They also cite cases from several other jurisdictions. They fail to note Indiana precedent. For example, in Tippecanoe Valley School Corp. v. Leachman (1970), 147 Ind. App. 443, 261 N.E.2d 880, trans. denied, the former Appellate Court of Indiana found failure to provide a hearing was a breach of contract sufficient to sustain an award of damages. The court reasoned the school board there had so far departed from the statutory procedure its actions amounted to an abuse of discretion. Leachman, 261 N.E.2d at 887. Cf., Salem Community School Corp. v. Richman (1980), Ind. App., 406 N.E.2d 269 (Insufficient notice of non-renewal of superintendent's contract resulted in actual damages. Case remanded with instructions because trial court improperly reduced the damage award.) School City of Brazil v. Rupp (1937), 104 Ind. App. 287, 10 N.E.2d 924 (Affirmed award of actual damages where teacher was not given proper notice of termination.) These cases are consistent with our oft noted rule the terms and conditions *1272 of an employment contract include all relevant statutory provisions as if they were set out in the contract. E.g., Bernhardt v. State (1985), Ind. App., 479 N.E.2d 1367, 1369, trans. denied. Clark's assertions to the contrary notwithstanding, Myers's damages flow from breach of his contract not from mere procedural error standing alone. Any other determination would be contrary to the law of this case entitling Myers to judgment as a matter of law.

Further, assuming arguendo the statutory procedure for termination of teachers can be reasonably equated to a mere procedural due process violation, the rule in Carey does not support Clark. Carey was a civil rights action brought by students under 42 U.S.C. ยง 1983. It held in the absence of proof of actual damages denial of procedural due process is actionable for recovery of nominal damages. Carey, 435 U.S. at 266, 98 S. Ct. at 1054 (our emphasis). Likewise, Burt v. Abel (4th Cir., 1978), 585 F.2d 613 (remanded to allow proof of actual damages); Horton v. Orange County Board of Education (4th Cir., 1972), 464 F.2d 536 (actual damages allowed for a period between ineffective termination and proper termination); Huntley v. Community School Board of Brooklyn (2nd Cir., 1976), 543 F.2d 979 (remand for hearing on actual damages); appeal after remand, (2nd Cir., 1978) 579 F.2d 738 (nominal damages appropriate when no actual damages proven).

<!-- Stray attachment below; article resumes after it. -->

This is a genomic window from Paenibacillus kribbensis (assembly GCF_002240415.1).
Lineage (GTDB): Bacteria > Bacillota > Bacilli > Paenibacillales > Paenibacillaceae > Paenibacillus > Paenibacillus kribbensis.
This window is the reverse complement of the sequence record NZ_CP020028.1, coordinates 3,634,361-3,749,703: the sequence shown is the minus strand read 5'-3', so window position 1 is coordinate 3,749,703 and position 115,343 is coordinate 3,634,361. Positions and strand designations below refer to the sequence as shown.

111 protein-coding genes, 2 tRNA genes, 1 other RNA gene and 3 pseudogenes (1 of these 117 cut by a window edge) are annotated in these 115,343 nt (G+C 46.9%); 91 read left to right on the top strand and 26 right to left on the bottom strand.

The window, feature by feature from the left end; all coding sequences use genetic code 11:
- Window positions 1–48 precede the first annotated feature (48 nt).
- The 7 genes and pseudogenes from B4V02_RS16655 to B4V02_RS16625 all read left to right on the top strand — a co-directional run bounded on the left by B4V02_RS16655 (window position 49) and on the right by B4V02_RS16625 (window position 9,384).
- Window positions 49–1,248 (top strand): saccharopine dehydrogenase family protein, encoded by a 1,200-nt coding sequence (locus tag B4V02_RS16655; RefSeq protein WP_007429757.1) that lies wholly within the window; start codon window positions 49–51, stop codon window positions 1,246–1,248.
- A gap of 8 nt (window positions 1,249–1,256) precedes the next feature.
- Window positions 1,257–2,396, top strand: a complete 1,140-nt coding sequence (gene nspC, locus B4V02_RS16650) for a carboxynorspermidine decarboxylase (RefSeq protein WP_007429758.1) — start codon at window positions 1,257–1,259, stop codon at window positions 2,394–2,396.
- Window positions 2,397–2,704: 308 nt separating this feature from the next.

Other than questioning Myers about his attempts to secure employment, Clark presented no evidence on damages at the hearing after remand. Instead, in spite of our First District's clear mandate to the contrary, Clark insisted the trial court should remand the case to the school board to determine whether it would have terminated Myers had proper procedure been followed.

Our First District remanded to the trial court, not the board. It ordered determination of damages. Clark's failure to produce any evidence on the issue effectively precluded the trial court from making any decision other than the one it made. The unrefuted, uncontradicted evidence before the trial court supports its award. The trial court's award was within the evidence presented and is therefore not excessive.

We find no error.


MILLER, J., and YOUNG, P.J., concur.


[1] Clark's issues numbered I, III, IV, and V.

[2] Clark's issue numbered II.

[3] Finding (g):

That since the termination of Myers was an illegal act and a breach of contract, damages shall be awarded from the date of the illegal act based on the salary which he would have received until the end of his contract; the loss of retirement income due to the illegal termination, over his life expectancy; the loss of health and life insurance premiums which would have been paid by Greater Clark; severance pay for early retirement pursuant to the Master Contract for Greater Clark; and the costs of Myers.

[4] Clark's issue numbered I.

[5] In like manner Clark argues the trial court should have remanded the case to the school board for it to determine whether failure to follow proper procedural steps affected its decision to fire Myers. (Clark's issues III & V) These issues address the contention of whether Myers's contract was breached, a contention necessarily addressed within the First District's decision Myers was entitled to damages. Similarly, Clark asserts error in the trial court's finding Myers would be denied a fair and impartial hearing if the case were remanded to the school board. (Clark's issue IV) If such be error it is harmless. Remand to the school board would not have complied with our First District's clear instruction.

[6] Clark's issue II.

[7] The trial court ordered damages as follows:

IT IS, THEREFORE, ORDERED that Myers recover from the defendants, jointly and severally, as damages the following:

1. The sum of $45,546.00 in back pay and lost wages;

2. The sum of $44,152.00 for loss of retirement income;

3. The sum of $3,030.89 for loss of health and life insurance premium benefits;

4. The sum of $11,580.00 for retirement severance pay;

5. The sum of $385.30 for costs; and

6. Pre-judgment interest at the rate of 8% per annum from the date the damages were demanded or due and interest at the rate of 10% per annum if this Judgment is not paid within 180 days from the date of this Judgment, pursuant to IC 34-4-16.5-17; and

IT IS FURTHERMORE, ORDERED AND DECREED that Myers is eligible and entitled to participate in and maintain coverage in the group hospitalization program of Greater Clark from and after the date of Judgment and Greater Clark shall allow Myers to so participate.